When he speaks about why the separation took place, it was in the context that he recognized that they had grown apart, to such as extent as individuals, that living together was just impossible. Whether that had anything to do with the influences that people might have tried to exert on him by saying things to him about her ... he never agreed that that was so. I think what Madiba said was eventually they had begun to have too many differences between them. I respected that. We respected his right to make that choice. Indeed Winnie had grown into a very different person, very independent in her own right, extraordinarily beautiful woman, also very adored by people, ordinary South African people, and people internationally. I think that it was going to be very difficult for them to continue a relationship that hadn't been there for 27 years. He had very fond memories of their early marriage together ... one does get the sense that Madiba and Winnie were friends when they married each other, there was a great deal of loyalty and love. That continued through his incarceration. Because she did visit him. She was his only reference point physically with the rest of the world for a long time. But I think when they finally lived together again, there was just too much of a difference between them.

The inauguration ... there was a lot of musical chairs and general confusion going on. Can you tell us anything about what ...

It was very difficult because the formal way in which inaugurations are planned is that you have to have the president and a first lady, and the deputy president and Mrs. de Klerk, and Mr. Mbeki and Mrs. Mbeki. Now in our instance, we obviously didn't have a Mrs. Mandela, so what we then did was we had to convince him that Zenani had to sit in the place. He had no difficulty with that at all. He dealt with it as a family. He called Zinzi and Zenani together, and Makgatho, his son, and they discussed this matter, and there was agreement that Zenani would sit next to him during the ceremony.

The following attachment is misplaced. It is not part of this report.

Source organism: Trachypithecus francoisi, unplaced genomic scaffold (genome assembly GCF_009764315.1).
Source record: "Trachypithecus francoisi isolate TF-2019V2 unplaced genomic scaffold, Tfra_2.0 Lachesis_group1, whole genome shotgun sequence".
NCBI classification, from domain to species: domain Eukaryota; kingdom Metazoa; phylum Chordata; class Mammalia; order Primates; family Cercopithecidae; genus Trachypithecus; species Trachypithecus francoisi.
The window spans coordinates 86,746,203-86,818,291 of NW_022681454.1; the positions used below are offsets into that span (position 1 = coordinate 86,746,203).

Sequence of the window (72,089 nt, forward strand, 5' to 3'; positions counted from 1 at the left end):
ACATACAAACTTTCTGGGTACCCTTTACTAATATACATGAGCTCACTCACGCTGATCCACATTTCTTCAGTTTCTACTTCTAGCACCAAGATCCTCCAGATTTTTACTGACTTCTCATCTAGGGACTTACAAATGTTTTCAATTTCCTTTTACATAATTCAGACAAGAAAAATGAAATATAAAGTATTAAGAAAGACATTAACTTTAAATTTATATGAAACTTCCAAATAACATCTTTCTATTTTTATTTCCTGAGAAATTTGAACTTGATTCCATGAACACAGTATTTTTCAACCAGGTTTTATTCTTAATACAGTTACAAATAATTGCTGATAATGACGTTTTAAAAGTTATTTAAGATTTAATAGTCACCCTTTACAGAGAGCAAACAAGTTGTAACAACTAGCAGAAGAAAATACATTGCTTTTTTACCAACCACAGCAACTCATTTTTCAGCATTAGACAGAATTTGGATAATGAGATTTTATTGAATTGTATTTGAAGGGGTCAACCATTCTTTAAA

I must tell you that my heart went out to Winnie on that day. For me, just as a person, it was extremely emotional to sit there, and you have been part of all these elaborate arrangements, and you imagine that this person must have waited her whole life for this moment, and it wasn't there for her. And I did feel for her that day.

She was at the inauguration and she was away from the central party ... but it was very sad. I must tell that I know with Barbara, we talked about it very often. We even discussed behind the scenes how we could possibly try and arrange at least that Mrs. Mandela be part of the main party, but he wouldn't have it. He was clear.

So Mandela himself vetoed that?

Ja. It was his decision. It was after the separation and ... I think he was right. You don't create a false impression of a situation that does not exist. One thing Madiba never did was to create false impressions. It's the one thing he can't do. Very clear about that, and it flowed out even in his relationship with Graca. When there was a relationship, he made it public. Ja ...

Were you around at the first flutterings of love with Graca?

No ... but I was at his house when the Nobel Peace Prize was announced. Graca came, and you could see that Madiba was absolutely taken by Graca. He was in love. He said to me that she's got such a beautiful smile. And I thought, "Wow, my boss is in love." And he was in love with her, and it was beautiful, because it wasn't just a make up thing. It was real, and she too. ...

I don't know if you have ever seen them together, but there is no one else around in the same room as the two of them when they're together, and I think that's good.

home + young boy + revolutionary + prisoner + husband & lover + biographers + interviews
synopsis + anecdotes + chronology + discussion + map
tapes tapes & transcripts + transcripts + credits + press + site map + viewers & teachers' guide
frontline + pbs online + wgbh

web site copyright 1995-2014 WGBH educational foundation

SUPPORT PROVIDED BY

NEXT ON FRONTLINE

Solitary NationApril 22nd

FRONTLINE on

ShopPBS